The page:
[…continued from last post]
Following the pensive “Skipping,” the album got a jolt of the closest it came to Rock energy with “It’s Better This Way.” Rankine’s anxious, ominous guitar chords proffered a cinematic foreshadowing of emotional dread in the intro. Michael Dempsey’s bass lines coiled and flexed like an anaconda while Billy’s voice, swathed in clouds of reverb, delivered the most direct and clear-eyed lyric on the album. While the maddeningly oblique imagery of the other songs sucked one in with their mystery, this was first and foremost, an embittered breakup song bristling with the nervous energy of romantic fissure.
The angelic chorus harmonizing in the intro of the band’s breakthrough single, “Party Fears Two,” descended upon us as if cast from Heaven and fluttering to the earth below. Almost cloying chiming synths, batty with reverb threatened to overwhelm the listener with as much sugar as with an almost blinding effervescence. Then the
melodic hook first appeared. This was 20 seconds of melody that the band plucked out of thin air in the time it took to play it some years earlier and noted its potency; filing it away for the commercial coup de grace they would one day need. And after signing to WEA, that day was now, in 1982. Rankine began playing it on treated piano, achieving an almost proud dignity amid what would be the panicked emotional state of the song.
Throughout the song, Billy used vibrato like a cudgel; leaping like a gazelle as he delivered the lyrical hook of “awake me.” There’s few other song lyrics that crackle with anywhere near that same brand of electrical potency as those two words delivery captured all of the defiant power that MacKenzie could bring to them here. While Rankine delivered that piano hook like he was channeling Liberace at his most florid, Billy’s voice trailed up into the skies like an emotionally bruised Caruso at the end of the third verse as he delivered his wordless choral performance from on high. Surveying the wrecked emotional landscape ad the song climaxed with that piano riff playing a duet of cat-and-mouse with MacKenzie’s vocalizing. Giving us a coda afterward where Billy sounding fully spent repeated the first verse once more with barely enough energy remain standing, much less soaring as he had earlier. The sound of a cup being smashed in the distance taunting our ears.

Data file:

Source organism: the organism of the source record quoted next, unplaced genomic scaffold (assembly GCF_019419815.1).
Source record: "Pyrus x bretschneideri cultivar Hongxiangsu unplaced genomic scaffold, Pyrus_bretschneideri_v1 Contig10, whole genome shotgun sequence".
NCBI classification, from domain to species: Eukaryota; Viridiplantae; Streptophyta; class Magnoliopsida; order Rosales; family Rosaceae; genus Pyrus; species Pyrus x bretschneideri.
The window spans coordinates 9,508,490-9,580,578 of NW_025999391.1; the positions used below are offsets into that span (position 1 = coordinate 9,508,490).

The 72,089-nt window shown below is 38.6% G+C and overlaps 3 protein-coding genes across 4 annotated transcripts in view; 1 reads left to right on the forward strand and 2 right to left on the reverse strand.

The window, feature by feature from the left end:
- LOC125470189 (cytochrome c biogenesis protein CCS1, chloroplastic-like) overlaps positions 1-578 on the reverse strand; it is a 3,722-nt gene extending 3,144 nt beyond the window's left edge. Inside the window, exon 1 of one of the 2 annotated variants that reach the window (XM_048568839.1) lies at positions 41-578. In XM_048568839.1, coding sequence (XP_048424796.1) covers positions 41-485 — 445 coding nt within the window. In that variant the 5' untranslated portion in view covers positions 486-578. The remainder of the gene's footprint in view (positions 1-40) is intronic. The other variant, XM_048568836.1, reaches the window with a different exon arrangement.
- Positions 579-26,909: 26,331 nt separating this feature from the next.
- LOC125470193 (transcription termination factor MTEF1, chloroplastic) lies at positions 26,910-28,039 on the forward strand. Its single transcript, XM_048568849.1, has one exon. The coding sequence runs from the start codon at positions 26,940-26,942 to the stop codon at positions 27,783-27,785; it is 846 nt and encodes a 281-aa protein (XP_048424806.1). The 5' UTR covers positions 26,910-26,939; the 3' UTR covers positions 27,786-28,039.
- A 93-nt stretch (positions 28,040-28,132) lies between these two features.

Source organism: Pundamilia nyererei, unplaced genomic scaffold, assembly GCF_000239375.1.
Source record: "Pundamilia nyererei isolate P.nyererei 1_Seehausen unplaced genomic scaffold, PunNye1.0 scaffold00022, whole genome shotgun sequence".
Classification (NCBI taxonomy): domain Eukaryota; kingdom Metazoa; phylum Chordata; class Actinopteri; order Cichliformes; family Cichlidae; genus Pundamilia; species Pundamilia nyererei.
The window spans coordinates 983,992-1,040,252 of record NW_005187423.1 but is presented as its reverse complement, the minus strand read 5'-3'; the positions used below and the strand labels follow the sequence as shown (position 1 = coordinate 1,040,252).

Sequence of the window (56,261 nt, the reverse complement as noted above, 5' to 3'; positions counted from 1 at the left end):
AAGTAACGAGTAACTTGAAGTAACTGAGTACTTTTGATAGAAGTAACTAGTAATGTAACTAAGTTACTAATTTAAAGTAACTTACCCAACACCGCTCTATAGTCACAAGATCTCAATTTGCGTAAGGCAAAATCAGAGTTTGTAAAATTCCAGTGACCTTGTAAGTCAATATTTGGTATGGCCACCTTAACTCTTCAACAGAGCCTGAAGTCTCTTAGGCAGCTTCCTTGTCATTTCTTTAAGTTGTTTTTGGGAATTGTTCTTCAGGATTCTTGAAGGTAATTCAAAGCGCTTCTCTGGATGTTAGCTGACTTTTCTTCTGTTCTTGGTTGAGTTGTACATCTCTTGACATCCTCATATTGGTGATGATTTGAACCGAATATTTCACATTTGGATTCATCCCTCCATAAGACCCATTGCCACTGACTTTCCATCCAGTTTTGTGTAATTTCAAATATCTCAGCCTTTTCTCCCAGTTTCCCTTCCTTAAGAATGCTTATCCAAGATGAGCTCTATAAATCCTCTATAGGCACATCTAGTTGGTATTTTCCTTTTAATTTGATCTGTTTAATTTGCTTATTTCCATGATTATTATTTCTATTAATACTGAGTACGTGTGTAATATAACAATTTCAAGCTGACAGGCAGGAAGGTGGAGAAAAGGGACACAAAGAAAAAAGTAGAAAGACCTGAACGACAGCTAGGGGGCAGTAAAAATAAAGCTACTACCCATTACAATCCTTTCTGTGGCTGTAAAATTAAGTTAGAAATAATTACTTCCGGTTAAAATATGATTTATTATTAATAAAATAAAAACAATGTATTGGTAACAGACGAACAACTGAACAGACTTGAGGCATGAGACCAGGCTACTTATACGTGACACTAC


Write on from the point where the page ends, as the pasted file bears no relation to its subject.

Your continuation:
The hissing hi-hat in the intro to “Club Country” sounds like a snake issuing a warning as the synth stabs [PPG Wave computer?] drenched in reverb underline the level of threat. Then the drums began and the bitter, pungent excoriation of the New Romantic scene was underway. The band had experienced the Blitz Club and had found the cliquish exclusivity wanting. The irony was that this was the primary dance track on an album, that by and large, was too weird for club play.
Producer Mike Hedges tightened the sound using studio technique. The band played the guitar and bass at half the tempo of the song, pitched down an octave, recorded at 15 inches per second. When played back at 30 i.p.s. the desired pitch was achieved but the impression of the playing became “ultra-tight” in Rankine’s words. The single hit the UK Top 20, so it apparently worked. The song’s roiling energy keeps absolutely moving until the middle eight where Billy’s vocal, a mixture of smoothly crooned verses and shrieked choruses dropped out to let bassist Dempsey solo for several bars while what sounded like cats in heat were howling in the background distance. Returning back to the theme until the cold ending that gave Billy the final abrupt word.
After a typically astringent program of Associates songs, the final track on the album attempted to be a balm for the ears with none of the lurching drama and paradox that was the group’s stock in trade. “Nothinginsomethingparticular” was a jaunty if not actually bouncy bit of whipped cream and candyfloss pop that seemed to have beamed in from another galaxy than the one Associates had come from. One where everything was marvelous and effortless. The rhythm section stayed in pocket with a bouncy Motown vibe while the airy synth strings floated heavenward while the lead synths made violin-like stabs to provide the only drama in this brightly lit scenario. After 2:20 the drums, and synth strings dropped out, leaving the bass and lead synth a clumsy landing at best as the song suddenly disappeared.
“Sulk” was a journey that began with the urgency of “Arrogance Gave Him Up” and sprawled allover the musical map; making up a spiky cocktail of elegance, chaos, and the sort of appealing shrill hysteria that only this band were able to attractively deliver moderated with a few of the band’s largest concessions to the Pop world with the ebullient “Party Fears Two” and “Nothinginsomethingparticular” which were virgin territory for the Art Rockers.
That it managed to arrive during the brief but exciting vogue for “New Pop” in the UK was probably down to incredibly fortuitous timing that saw the band connecting hugely as the trend bubble expanded and burst; leaving much less interesting blue-eyed Soul poised to swoop in and dominate the marketplace as the Thatcher Years strapped in and knuckled down. Bringing musical conservatism to the forefront of things as the mainstream began to revert back to earlier pop paradigms. But not before we have another three discs to wade through; sifting for more of Associates gold dust in the slurry of increasingly mediocre music as 1982 became 1983…and worse.
Next: …Foundational Work